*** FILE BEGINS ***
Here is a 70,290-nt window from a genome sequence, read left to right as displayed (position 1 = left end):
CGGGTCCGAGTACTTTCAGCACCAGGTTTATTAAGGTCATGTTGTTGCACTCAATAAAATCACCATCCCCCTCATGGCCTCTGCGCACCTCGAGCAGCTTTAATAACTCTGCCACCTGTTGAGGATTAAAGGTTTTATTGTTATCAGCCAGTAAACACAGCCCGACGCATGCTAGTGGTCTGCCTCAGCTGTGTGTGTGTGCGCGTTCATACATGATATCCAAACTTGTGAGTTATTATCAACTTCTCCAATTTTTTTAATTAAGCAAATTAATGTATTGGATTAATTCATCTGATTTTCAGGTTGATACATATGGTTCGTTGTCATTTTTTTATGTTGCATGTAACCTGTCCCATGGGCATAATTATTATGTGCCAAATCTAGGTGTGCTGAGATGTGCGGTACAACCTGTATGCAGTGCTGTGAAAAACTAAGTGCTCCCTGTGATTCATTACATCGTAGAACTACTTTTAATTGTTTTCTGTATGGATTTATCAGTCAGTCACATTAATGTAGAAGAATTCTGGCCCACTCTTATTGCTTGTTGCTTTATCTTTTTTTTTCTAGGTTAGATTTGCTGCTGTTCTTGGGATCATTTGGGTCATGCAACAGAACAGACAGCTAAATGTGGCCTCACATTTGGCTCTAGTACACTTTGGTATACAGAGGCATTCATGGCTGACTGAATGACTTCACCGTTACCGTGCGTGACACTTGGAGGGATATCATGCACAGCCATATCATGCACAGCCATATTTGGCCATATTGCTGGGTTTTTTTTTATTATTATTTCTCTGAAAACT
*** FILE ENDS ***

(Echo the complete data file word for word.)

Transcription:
Here is a 70,290-nt window from a genome sequence, read left to right as displayed (position 1 = left end):
CGGGTCCGAGTACTTTCAGCACCAGGTTTATTAAGGTCATGTTGTTGCACTCAATAAAATCACCATCCCCCTCATGGCCTCTGCGCACCTCGAGCAGCTTTAATAACTCTGCCACCTGTTGAGGATTAAAGGTTTTATTGTTATCAGCCAGTAAACACAGCCCGACGCATGCTAGTGGTCTGCCTCAGCTGTGTGTGTGTGCGCGTTCATACATGATATCCAAACTTGTGAGTTATTATCAACTTCTCCAATTTTTTTAATTAAGCAAATTAATGTATTGGATTAATTCATCTGATTTTCAGGTTGATACATATGGTTCGTTGTCATTTTTTTATGTTGCATGTAACCTGTCCCATGGGCATAATTATTATGTGCCAAATCTAGGTGTGCTGAGATGTGCGGTACAACCTGTATGCAGTGCTGTGAAAAACTAAGTGCTCCCTGTGATTCATTACATCGTAGAACTACTTTTAATTGTTTTCTGTATGGATTTATCAGTCAGTCACATTAATGTAGAAGAATTCTGGCCCACTCTTATTGCTTGTTGCTTTATCTTTTTTTTTCTAGGTTAGATTTGCTGCTGTTCTTGGGATCATTTGGGTCATGCAACAGAACAGACAGCTAAATGTGGCCTCACATTTGGCTCTAGTACACTTTGGTATACAGAGGCATTCATGGCTGACTGAATGACTTCACCGTTACCGTGCGTGACACTTGGAGGGATATCATGCACAGCCATATCATGCACAGCCATATTTGGCCATATTGCTGGGTTTTTTTTTATTATTATTTCTCTGAAAACT